*A portion of the sales goes to the non-profit “We Need Diverse Books” mentioned above.
This joyfully and cheerfully illustrated book features Christmas traditions from Ethiopia, Colombia, Australia, Italy, Serbia, Mexico, India, Iceland, Egypt, Argentina, Philippines, Lebanon, and Canada. The rhyming text and shimmering gold ink will engage younger kids, while the endnotes detailing the traditions will keep older kids interested.
Embrace diversity by helping your grandchildren choose Christmas traditions from other countries to include in your celebrations this year. Perfect holiday gift book for ages 4-10 years!
In the U.S., New Year’s occurs on January 1. However, this is not the beginning of the new year for many others around the world. This multi-layered book features poetry and colorful collage illustrations describing these other new year celebrations.
In addition, endnotes contain historical and cultural details about the global New Year’s traditions that appear in the book. A fun way to begin diversity discussion, including exploring calendars used in other cultures. Best for ages 6-12.
This extensive compendium includes religious and cultural holidays, national holidays, commemorating historical events, and festivals for fun. Details and entertaining facts are provided for each celebration. The cheerful and colorful illustrations by Chris Corr provide an engaging backdrop for this journey around the world. The book features people with a wide range of skin tones. And the traditional dress and architectural details from various cultures are included in the illustrations.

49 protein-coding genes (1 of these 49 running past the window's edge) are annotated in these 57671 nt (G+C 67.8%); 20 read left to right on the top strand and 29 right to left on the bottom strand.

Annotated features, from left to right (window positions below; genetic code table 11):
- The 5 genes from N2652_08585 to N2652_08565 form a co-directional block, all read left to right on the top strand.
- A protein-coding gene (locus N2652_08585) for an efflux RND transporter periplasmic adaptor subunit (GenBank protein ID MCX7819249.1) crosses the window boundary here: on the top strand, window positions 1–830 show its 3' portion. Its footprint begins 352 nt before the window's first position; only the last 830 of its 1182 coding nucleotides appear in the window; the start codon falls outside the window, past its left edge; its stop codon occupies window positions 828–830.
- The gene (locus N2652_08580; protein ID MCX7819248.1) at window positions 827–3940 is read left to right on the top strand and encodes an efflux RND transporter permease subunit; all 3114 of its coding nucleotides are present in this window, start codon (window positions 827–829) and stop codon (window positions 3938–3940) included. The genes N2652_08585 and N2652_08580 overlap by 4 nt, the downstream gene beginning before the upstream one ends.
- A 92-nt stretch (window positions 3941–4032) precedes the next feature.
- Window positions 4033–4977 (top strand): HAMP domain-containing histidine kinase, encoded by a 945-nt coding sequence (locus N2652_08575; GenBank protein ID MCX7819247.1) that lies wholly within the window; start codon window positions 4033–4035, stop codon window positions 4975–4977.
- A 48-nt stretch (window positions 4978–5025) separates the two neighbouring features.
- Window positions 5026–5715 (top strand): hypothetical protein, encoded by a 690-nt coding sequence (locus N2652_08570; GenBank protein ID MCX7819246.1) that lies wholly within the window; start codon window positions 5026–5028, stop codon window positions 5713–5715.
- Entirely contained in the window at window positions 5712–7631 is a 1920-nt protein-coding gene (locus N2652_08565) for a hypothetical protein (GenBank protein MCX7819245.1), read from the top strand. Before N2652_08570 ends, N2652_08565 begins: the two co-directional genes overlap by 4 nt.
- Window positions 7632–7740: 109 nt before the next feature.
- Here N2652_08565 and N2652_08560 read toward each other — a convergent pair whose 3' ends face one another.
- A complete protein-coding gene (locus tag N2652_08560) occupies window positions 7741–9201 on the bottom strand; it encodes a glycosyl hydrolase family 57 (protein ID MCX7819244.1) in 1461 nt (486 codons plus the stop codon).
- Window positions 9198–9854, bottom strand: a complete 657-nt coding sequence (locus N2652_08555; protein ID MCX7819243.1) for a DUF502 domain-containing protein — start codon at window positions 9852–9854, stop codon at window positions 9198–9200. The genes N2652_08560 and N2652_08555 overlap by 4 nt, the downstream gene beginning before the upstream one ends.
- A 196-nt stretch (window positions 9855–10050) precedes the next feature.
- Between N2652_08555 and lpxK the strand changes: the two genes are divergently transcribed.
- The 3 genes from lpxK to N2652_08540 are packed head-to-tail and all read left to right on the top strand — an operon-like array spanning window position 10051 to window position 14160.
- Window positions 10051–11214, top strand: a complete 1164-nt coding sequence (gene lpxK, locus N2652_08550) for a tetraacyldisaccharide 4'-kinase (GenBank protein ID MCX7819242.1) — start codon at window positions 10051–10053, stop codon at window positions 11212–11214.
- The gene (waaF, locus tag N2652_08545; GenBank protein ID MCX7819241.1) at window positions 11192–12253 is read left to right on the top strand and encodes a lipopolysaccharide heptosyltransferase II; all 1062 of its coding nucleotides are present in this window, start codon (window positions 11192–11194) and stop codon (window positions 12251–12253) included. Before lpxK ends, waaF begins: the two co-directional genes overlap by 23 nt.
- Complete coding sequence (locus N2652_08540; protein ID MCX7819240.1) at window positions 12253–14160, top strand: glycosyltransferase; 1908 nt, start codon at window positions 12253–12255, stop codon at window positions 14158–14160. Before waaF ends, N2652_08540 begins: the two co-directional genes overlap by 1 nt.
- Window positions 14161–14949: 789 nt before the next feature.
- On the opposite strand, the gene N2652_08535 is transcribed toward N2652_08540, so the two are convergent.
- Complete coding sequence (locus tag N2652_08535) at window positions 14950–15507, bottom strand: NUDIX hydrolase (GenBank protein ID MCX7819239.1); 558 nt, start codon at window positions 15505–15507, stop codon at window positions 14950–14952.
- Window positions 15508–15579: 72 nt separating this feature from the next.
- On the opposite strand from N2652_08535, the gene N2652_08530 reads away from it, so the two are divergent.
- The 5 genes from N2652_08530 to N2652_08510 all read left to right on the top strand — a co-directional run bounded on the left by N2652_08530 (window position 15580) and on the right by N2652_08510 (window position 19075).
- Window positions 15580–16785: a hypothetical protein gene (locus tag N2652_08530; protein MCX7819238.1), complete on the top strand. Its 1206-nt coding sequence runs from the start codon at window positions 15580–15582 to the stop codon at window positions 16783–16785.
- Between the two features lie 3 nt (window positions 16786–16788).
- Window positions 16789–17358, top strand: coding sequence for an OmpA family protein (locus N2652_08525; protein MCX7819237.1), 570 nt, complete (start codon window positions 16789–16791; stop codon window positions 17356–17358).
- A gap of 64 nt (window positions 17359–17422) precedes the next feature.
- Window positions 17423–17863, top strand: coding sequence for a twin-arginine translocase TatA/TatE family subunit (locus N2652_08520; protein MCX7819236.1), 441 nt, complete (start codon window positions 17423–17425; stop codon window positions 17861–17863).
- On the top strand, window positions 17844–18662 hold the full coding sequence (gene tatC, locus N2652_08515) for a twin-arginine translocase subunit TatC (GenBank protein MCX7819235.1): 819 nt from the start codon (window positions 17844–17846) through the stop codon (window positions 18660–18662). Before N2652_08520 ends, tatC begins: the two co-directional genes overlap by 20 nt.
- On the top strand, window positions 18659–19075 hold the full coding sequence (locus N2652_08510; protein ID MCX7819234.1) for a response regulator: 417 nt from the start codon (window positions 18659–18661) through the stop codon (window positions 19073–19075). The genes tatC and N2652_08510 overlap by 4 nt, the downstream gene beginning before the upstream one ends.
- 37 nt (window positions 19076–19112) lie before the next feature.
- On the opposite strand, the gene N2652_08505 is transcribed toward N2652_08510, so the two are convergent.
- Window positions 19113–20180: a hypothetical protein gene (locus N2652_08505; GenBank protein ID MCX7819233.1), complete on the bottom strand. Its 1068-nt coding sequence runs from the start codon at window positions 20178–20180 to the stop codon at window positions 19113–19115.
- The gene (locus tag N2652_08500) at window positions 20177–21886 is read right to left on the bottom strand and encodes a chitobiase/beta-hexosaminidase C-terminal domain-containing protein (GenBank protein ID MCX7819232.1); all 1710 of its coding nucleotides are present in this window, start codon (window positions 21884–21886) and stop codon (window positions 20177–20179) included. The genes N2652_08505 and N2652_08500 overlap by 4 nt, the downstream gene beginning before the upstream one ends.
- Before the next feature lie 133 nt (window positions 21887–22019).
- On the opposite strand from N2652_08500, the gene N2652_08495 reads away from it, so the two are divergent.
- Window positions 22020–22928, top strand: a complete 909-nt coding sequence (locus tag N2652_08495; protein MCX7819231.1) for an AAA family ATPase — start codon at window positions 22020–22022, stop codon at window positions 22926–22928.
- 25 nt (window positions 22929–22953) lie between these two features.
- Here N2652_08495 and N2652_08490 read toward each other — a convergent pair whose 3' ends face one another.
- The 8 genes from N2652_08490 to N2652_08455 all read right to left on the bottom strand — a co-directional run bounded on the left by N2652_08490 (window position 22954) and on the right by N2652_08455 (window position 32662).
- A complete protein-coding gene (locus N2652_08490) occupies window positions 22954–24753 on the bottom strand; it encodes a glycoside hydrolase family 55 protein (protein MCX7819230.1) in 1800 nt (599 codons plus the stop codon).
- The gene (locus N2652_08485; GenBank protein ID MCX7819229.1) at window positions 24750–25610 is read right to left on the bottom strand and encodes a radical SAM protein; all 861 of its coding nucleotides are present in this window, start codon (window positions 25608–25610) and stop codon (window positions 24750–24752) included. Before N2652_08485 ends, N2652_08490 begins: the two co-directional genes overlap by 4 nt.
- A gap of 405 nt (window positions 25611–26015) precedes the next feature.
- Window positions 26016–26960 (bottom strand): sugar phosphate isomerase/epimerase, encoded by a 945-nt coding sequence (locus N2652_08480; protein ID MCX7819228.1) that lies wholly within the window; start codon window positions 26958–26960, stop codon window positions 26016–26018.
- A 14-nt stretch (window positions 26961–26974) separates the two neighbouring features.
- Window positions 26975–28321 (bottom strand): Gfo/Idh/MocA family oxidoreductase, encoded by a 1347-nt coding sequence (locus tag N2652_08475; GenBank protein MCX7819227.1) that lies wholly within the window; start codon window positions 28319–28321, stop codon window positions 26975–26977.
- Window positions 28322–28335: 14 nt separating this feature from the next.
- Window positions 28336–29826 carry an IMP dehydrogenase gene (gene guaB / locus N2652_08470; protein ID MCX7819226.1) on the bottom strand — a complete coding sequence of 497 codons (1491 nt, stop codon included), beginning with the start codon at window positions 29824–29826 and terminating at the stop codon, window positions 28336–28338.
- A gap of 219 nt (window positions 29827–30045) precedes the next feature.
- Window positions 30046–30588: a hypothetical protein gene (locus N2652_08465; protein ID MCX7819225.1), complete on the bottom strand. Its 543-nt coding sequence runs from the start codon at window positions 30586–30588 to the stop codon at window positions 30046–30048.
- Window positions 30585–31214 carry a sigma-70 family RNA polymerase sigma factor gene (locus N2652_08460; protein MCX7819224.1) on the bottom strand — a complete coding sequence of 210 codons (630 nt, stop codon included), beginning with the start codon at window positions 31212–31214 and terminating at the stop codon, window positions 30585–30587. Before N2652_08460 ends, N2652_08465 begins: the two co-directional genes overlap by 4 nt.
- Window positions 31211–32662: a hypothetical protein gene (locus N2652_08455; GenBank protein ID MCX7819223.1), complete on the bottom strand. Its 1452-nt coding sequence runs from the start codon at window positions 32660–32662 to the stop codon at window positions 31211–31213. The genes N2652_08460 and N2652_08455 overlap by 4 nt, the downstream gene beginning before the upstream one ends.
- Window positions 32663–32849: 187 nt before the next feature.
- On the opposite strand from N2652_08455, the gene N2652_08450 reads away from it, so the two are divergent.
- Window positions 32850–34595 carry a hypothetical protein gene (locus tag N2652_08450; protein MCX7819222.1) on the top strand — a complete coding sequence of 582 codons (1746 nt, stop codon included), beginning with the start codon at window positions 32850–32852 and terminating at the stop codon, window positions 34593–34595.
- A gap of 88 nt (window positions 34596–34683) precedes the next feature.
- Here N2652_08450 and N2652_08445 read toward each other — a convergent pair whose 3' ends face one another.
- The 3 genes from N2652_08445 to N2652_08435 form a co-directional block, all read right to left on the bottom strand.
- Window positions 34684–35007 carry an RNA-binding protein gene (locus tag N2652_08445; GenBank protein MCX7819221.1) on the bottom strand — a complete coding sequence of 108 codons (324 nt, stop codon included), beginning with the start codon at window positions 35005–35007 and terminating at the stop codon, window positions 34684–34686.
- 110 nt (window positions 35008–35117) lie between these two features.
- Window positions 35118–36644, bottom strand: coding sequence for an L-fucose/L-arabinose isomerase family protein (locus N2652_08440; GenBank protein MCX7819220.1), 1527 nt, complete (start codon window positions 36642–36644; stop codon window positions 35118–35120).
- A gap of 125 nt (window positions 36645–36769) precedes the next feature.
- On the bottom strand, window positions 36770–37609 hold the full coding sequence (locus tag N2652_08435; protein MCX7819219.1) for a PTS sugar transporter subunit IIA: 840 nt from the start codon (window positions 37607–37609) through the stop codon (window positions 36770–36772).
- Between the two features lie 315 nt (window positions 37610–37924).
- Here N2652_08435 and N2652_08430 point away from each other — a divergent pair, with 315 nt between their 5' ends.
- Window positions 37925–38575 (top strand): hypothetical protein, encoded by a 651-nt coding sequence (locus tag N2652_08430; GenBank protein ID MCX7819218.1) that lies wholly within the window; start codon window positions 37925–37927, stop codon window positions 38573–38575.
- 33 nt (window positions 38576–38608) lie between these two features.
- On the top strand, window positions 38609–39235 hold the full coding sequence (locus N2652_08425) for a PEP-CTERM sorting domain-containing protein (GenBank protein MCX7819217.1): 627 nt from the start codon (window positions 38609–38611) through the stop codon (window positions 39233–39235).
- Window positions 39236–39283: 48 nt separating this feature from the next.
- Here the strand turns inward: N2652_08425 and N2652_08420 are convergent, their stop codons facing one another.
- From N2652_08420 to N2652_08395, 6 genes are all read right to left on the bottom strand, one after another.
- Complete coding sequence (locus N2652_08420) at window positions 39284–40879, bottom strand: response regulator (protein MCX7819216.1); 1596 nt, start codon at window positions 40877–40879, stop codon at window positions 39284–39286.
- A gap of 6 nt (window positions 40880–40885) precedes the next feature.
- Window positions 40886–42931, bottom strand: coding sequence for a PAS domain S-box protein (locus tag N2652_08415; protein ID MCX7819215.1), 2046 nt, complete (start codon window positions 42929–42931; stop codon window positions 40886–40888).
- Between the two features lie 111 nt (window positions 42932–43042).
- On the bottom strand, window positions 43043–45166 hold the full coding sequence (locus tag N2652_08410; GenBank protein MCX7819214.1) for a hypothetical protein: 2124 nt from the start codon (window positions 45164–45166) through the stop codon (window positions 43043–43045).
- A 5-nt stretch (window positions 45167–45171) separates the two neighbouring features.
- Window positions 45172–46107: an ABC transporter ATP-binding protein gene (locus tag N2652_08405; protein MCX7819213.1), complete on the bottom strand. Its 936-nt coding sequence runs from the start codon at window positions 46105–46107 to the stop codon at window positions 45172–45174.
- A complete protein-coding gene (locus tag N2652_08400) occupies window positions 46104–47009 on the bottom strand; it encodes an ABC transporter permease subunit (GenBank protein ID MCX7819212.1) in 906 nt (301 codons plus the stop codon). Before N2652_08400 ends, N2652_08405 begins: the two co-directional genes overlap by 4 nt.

You can spend hours delving into this book with your grandchildren. It provides numerous opportunities to discuss diversity, including various customs, clothes, food, and beliefs. In addition, the book, organized by season, allows you to add a science lesson to the mix. It’s great for ages 6-9.
This book provides a folktale, legend, or myth for each week of the year. Each story is associated with a religious holiday, festival, cultural event, or changing seasons. Organized into 12 chapters, one for each month of the year, this book gives you a year’s worth of stories to share with your grandchildren.
Make a weekly storytime date with your grandchildren, in person or virtually, to share a story from this enriching global collection. Illustrations by Chris Corr are colorful, detailed, and engaging. You will want to keep this book handy whenever you need a good story to share with your grandchildren. Perfect for ages 6-9.
This joyful book weds colorful, warm, and engaging illustrations with rhythmic, rhyming words to produce an outstanding contribution to diverse children’s literature. The reader travels worldwide to celebrate holidays from Japan, China, New Zealand, Peru, Brazil, Sweden, Iran, Nigeria, Russia, Egypt, Mexico, India, and the United States.
The text is sparse, but the illustrations and the endnotes provide details to satisfy curious minds. Includes pronunciations of the holidays and a calendar showing how these holidays are dispersed throughout the year. This book is perfect when you are reading to grandchildren of different ages. The book is suitable for ages 4-10.
How do you engage your grandchildren around the holidays? Have you discussed diverse ways that people around the world celebrate? Have you read any specific books that discuss diversity? Which ones are your favorites?